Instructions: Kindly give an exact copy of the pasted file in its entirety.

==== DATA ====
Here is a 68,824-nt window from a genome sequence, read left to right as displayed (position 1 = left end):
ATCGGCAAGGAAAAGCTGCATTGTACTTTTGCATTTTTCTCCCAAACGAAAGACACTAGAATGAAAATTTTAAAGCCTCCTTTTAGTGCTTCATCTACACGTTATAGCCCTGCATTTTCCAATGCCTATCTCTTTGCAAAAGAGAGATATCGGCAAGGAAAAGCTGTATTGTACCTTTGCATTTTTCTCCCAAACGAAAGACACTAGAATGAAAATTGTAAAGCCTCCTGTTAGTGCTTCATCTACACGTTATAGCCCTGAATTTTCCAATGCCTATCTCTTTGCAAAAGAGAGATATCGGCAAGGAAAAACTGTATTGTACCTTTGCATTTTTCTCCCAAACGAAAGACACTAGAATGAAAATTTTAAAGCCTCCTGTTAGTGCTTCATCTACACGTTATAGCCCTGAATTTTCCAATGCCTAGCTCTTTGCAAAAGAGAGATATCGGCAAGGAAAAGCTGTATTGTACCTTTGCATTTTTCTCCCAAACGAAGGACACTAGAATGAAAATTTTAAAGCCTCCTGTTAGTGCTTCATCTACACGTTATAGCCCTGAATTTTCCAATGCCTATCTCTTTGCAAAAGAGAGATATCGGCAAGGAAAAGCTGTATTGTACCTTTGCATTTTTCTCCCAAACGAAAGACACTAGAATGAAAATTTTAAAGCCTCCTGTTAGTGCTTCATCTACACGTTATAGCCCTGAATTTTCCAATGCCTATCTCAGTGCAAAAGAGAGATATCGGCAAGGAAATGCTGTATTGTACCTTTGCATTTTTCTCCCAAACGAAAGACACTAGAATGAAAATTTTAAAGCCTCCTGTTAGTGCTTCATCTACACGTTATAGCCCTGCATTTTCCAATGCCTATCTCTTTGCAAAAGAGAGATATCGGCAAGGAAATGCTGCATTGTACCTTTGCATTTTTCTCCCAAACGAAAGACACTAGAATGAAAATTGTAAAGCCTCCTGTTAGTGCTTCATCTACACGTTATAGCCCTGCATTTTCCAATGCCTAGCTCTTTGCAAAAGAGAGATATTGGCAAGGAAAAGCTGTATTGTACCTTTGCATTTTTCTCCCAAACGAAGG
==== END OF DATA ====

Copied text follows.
Here is a 68,824-nt window from a genome sequence, read left to right as displayed (position 1 = left end):
ATCGGCAAGGAAAAGCTGCATTGTACTTTTGCATTTTTCTCCCAAACGAAAGACACTAGAATGAAAATTTTAAAGCCTCCTTTTAGTGCTTCATCTACACGTTATAGCCCTGCATTTTCCAATGCCTATCTCTTTGCAAAAGAGAGATATCGGCAAGGAAAAGCTGTATTGTACCTTTGCATTTTTCTCCCAAACGAAAGACACTAGAATGAAAATTGTAAAGCCTCCTGTTAGTGCTTCATCTACACGTTATAGCCCTGAATTTTCCAATGCCTATCTCTTTGCAAAAGAGAGATATCGGCAAGGAAAAACTGTATTGTACCTTTGCATTTTTCTCCCAAACGAAAGACACTAGAATGAAAATTTTAAAGCCTCCTGTTAGTGCTTCATCTACACGTTATAGCCCTGAATTTTCCAATGCCTAGCTCTTTGCAAAAGAGAGATATCGGCAAGGAAAAGCTGTATTGTACCTTTGCATTTTTCTCCCAAACGAAGGACACTAGAATGAAAATTTTAAAGCCTCCTGTTAGTGCTTCATCTACACGTTATAGCCCTGAATTTTCCAATGCCTATCTCTTTGCAAAAGAGAGATATCGGCAAGGAAAAGCTGTATTGTACCTTTGCATTTTTCTCCCAAACGAAAGACACTAGAATGAAAATTTTAAAGCCTCCTGTTAGTGCTTCATCTACACGTTATAGCCCTGAATTTTCCAATGCCTATCTCAGTGCAAAAGAGAGATATCGGCAAGGAAATGCTGTATTGTACCTTTGCATTTTTCTCCCAAACGAAAGACACTAGAATGAAAATTTTAAAGCCTCCTGTTAGTGCTTCATCTACACGTTATAGCCCTGCATTTTCCAATGCCTATCTCTTTGCAAAAGAGAGATATCGGCAAGGAAATGCTGCATTGTACCTTTGCATTTTTCTCCCAAACGAAAGACACTAGAATGAAAATTGTAAAGCCTCCTGTTAGTGCTTCATCTACACGTTATAGCCCTGCATTTTCCAATGCCTAGCTCTTTGCAAAAGAGAGATATTGGCAAGGAAAAGCTGTATTGTACCTTTGCATTTTTCTCCCAAACGAAGG